White Collar crimes are those intended to result in financial gain through deception. These offenses are typically committed by businesspeople that, through their position, can access significant amounts of money belonging to other people. A white collar crime isn’t overtly illegal, drug related or violent; in fact, most perpetrators hold high positions in the community before their illegal acts are discovered.
Common White Collar Offenses
Various offenses take place almost every day, and the nature of these offenses is only limited by the perpetrator’s imagination. Examples of white collar offenses include insider trading, bribery, tax evasion, money laundering and embezzlement. Some crimes are relatively small in scale, such as when one fails to disclose assets during a bankruptcy petition. Other times, one offense can ruin the lives of hundreds of people, such as when a securities broker commits investment fraud.
Handling an Investigation
A unique aspect of white collar offenses is that a suspect often finds out about the investigation a long time before they are arrested. While this knowledge can cause a perpetrator to be fearful about their future, it also provides an opportunity that many don’t have: the chance to hire a criminal attorney at the first indication of trouble.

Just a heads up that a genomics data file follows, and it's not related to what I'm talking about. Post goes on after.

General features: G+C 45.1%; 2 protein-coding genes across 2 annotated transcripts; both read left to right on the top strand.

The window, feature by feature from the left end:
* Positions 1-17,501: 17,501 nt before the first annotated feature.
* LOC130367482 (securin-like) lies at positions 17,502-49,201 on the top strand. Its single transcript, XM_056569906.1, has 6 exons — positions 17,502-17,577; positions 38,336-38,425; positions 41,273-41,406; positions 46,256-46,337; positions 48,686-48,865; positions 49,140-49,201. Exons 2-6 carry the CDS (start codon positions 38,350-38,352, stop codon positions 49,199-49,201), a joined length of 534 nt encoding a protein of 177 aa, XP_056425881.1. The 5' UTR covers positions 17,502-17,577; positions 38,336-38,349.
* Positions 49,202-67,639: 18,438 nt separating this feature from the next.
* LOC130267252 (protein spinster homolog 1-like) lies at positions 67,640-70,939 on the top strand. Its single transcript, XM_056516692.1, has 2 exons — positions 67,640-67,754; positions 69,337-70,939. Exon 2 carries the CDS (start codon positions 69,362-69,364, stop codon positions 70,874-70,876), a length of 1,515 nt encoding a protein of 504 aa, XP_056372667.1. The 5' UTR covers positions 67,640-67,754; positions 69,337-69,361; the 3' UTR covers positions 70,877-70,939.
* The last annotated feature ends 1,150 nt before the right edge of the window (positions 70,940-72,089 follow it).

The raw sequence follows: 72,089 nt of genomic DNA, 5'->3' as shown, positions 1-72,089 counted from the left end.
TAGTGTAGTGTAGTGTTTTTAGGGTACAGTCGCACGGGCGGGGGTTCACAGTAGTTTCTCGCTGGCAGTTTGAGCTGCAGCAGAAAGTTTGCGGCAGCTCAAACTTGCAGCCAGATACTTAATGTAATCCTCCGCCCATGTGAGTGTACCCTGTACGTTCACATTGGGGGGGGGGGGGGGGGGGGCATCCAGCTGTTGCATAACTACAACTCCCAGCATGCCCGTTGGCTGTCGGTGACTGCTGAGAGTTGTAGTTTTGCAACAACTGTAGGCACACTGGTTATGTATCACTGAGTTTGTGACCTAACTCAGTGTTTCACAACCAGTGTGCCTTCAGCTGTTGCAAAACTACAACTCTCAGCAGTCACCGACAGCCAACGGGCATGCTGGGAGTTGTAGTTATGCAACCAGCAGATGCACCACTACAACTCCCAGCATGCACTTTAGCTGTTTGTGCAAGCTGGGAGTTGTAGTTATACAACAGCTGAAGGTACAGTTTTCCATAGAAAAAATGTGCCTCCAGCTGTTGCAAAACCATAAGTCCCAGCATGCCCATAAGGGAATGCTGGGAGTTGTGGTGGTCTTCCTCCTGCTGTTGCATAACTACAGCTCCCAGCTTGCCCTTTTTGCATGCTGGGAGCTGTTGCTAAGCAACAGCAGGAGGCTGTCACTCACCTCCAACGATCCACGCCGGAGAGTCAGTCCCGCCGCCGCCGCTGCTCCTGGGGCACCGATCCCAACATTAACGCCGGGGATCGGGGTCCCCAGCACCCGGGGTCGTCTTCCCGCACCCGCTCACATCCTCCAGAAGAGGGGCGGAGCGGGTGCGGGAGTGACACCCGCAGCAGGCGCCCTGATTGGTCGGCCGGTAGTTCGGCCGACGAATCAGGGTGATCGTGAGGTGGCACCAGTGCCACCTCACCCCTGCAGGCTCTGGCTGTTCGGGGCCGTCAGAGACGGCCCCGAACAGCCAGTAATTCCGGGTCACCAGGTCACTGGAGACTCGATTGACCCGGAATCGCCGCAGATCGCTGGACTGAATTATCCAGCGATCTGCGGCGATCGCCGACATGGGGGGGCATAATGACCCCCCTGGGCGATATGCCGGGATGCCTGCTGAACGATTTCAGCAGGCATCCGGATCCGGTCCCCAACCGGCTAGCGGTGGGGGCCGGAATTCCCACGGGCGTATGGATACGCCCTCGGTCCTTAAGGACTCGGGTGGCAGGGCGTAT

In ordinary criminal trials, officers and witnesses are often called to testify and physical exhibits are introduced, meaning that some cases are wrapped up within a day or two. By comparison, white collar crime cases may take several weeks to conclude. The number of witnesses and exhibits can be overwhelming, but that complexity can present a strategic advantage for defendants.
The burden of proof rests with the government. While the prosecution is introducing the evidence necessary to prove its case, the defense can present a case simply and concisely. If the defense can use Evidence Suppression or point out a flaw in the prosecution’s case, they may be able to win an acquittal. Poking holes in the government’s case is a good strategy for white collar crimes, but it requires tremendous ingenuity on the part of the defense attorney.
Call a Defense Attorney
If one is facing prosecution for a white collar offense, their reputation, career and future can be at stake. In some cases, one’s freedom can be in danger. There is a lot to lose, and one should hire a specialist. Call Houston Criminal Firm at 713-229-9992 for advice on one’s specific situation or email us.